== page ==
EXCLUSIVE: Dundee boss Neil McCann insists his work at Dens has only just begun

© DC Thomson
Neil McCann.

After his first six months in the Dens Park hot-seat, Neil McCann insists his mission as Dundee manager has only just begun.

The 43-year-old had a successful spell as interim gaffer at the end of last season when he was parachuted in following Paul Hartley’s sacking to secure the club’s Premiership safety.

McCann then turned down the chance to become the permanent Dark Blues boss after deciding to return to his job as a pundit with Sky.

However, the former Scotland, Rangers, Hearts and Dundee winger stunned Scottish football at the start of June when he performed a dramatic U-turn and agreed to accept the post of full-time Dens boss.

After that life-changing decision had been taken, McCann immediately set about radically reshaping the team, tactics and the entire mind-set at the club.

However, he candidly confesses he still has much to learn in what is his first job as a manager and a long way to go until he realises his ambition of winning something with Dundee.

McCann said: “As soon as I decided to take the job full-time, it was just full steam ahead.

“I have never looked back, to be honest. I have loved it.

“The highs are very high and the lows are very low. The in-betweens are kind of strange because you are always searching for the high.

“But I have to admit it has been great because I have seen real improvement in the team.

“It has been hard work on and off the training field.

“And although the first third of the season did not yield the points I believe our play deserved, there were signs there with the way we were playing that it would bear fruit and we would get points.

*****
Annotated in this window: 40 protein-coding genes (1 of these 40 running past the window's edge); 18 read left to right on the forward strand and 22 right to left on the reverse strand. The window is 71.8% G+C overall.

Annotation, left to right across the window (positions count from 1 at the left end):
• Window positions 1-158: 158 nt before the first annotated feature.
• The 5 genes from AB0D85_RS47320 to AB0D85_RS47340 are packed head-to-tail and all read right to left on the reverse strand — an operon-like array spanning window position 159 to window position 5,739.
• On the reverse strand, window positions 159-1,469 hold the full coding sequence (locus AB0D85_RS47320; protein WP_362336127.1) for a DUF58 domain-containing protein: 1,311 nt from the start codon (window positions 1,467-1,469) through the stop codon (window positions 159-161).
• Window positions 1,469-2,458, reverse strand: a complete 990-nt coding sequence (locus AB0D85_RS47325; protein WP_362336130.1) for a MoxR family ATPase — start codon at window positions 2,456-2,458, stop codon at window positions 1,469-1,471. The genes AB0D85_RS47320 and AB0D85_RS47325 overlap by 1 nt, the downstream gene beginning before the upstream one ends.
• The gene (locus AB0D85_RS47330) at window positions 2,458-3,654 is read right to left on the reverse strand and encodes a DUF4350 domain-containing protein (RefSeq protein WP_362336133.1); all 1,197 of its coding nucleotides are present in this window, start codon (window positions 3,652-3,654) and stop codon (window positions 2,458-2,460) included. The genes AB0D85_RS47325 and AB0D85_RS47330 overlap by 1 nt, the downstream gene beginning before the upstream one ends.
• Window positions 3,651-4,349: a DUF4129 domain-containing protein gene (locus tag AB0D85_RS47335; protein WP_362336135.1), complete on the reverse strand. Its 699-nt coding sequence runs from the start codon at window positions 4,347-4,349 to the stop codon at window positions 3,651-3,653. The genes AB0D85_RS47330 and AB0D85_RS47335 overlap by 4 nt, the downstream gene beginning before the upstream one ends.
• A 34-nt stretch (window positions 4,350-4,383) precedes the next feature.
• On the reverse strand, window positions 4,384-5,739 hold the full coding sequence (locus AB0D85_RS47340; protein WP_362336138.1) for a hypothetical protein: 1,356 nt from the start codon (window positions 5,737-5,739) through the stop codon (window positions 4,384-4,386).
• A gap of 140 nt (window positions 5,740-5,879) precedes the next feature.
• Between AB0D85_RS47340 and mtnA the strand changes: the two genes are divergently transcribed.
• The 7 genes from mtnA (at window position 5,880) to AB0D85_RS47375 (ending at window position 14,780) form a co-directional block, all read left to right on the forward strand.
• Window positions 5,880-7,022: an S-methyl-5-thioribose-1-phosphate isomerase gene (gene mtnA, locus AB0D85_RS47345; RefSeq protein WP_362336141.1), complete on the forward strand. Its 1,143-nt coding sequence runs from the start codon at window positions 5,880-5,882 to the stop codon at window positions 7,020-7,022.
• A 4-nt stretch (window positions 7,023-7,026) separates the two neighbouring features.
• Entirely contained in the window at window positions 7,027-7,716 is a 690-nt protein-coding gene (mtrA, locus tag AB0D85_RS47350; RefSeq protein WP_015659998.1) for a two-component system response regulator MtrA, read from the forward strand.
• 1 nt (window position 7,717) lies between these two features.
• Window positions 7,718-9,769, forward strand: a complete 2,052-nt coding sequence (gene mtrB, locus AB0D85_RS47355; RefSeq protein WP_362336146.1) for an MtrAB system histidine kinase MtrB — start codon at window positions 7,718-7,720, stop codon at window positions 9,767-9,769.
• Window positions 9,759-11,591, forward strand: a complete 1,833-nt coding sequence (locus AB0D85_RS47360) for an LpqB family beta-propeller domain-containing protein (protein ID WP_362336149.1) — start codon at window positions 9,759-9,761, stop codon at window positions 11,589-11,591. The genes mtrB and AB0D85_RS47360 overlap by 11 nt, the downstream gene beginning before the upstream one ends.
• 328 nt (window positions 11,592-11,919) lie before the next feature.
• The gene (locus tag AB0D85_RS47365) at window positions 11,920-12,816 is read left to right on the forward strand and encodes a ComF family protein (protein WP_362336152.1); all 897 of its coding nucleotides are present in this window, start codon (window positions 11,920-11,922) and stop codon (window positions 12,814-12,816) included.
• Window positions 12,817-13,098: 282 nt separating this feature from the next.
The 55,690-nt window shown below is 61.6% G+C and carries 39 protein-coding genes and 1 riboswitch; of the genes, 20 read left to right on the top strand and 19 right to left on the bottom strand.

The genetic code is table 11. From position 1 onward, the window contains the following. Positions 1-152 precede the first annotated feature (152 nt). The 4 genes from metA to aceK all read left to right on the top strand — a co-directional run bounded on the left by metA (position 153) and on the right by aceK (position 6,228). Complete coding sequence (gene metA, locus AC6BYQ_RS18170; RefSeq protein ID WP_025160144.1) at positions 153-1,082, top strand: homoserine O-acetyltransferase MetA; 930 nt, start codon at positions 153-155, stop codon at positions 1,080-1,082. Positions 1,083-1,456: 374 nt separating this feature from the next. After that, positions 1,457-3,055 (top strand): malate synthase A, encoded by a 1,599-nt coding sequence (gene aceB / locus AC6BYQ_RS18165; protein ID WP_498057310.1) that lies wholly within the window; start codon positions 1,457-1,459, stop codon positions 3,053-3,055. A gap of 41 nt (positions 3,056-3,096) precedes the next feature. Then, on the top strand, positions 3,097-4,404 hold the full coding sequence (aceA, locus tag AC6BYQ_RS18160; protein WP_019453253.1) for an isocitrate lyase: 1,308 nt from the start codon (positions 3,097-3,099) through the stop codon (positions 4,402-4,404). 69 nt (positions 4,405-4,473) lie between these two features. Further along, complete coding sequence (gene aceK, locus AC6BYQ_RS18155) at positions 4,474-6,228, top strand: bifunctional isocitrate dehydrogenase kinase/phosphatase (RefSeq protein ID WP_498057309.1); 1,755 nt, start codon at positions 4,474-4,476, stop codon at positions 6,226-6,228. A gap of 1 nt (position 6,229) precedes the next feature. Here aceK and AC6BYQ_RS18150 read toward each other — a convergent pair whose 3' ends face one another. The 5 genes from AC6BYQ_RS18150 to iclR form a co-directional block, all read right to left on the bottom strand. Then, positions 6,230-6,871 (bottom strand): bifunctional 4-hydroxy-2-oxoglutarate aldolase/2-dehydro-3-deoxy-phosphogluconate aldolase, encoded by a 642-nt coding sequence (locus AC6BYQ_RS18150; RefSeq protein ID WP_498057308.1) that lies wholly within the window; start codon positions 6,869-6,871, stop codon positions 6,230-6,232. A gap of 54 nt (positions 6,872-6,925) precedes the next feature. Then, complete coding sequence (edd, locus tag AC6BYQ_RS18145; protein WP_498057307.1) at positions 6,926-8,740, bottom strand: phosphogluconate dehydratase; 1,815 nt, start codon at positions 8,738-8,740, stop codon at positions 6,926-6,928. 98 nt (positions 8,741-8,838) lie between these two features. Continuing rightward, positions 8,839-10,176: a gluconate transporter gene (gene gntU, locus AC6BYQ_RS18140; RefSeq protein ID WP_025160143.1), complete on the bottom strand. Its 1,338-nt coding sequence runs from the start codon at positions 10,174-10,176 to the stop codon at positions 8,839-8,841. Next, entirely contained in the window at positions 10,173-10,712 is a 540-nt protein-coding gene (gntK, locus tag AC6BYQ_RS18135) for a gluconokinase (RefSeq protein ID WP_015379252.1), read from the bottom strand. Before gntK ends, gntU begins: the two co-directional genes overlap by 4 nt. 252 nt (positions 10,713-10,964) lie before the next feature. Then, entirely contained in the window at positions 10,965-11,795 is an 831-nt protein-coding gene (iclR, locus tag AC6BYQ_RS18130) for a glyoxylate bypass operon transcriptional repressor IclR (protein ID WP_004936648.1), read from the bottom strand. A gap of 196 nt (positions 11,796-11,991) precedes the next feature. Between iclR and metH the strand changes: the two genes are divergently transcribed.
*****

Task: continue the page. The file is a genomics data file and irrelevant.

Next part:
“I always thought it might take us a bit of time to get to where I feel we are going now.

“I think there is an unbelievable amount still to come from this team.

“I have only just started. I am still learning but I am very much open to that.

“I want to become better at my job but I see signs here that what I am trying to do is starting to seep in.”

McCann added: “My job here is to make players better, the team better, get results and make the club better. That is my sole focus.

“I have a contract with the club and I still have so much work to do. I am absolutely just starting.

“I want to win something for Dundee.

“I want to get the club up into the top six where it is challenging for European positions.

“Of course, that is going to take a bit of time but I have an ambition that drives me.

“I also have a managing director (John Nelms) who likes that ambition and shares it.

“So that’s where I want to be right now.”

As a former pundit, McCann was paid to give his opinions and as such he knew when he left the TV studio to move into management there would be a large target on his back.

When asked if he felt there were some waiting for him to fall flat on his face, he said: “Absolutely. I think that’s natural.

“There were probably people in the media wanting me to fall flat on my face because I have been up there pontificating, if you like, saying you should do this or that.

“Look, I am not a success yet just because I am still in a job after six months.

“I don’t see that as a success. There has been an element of me trying to implement a style of football which I think has been successful.

“But you can tell with some of the quotes and some of the comments that people make when we aren’t going too well . . . they weren’t taking any great delight in it but it doesn’t matter what other people think.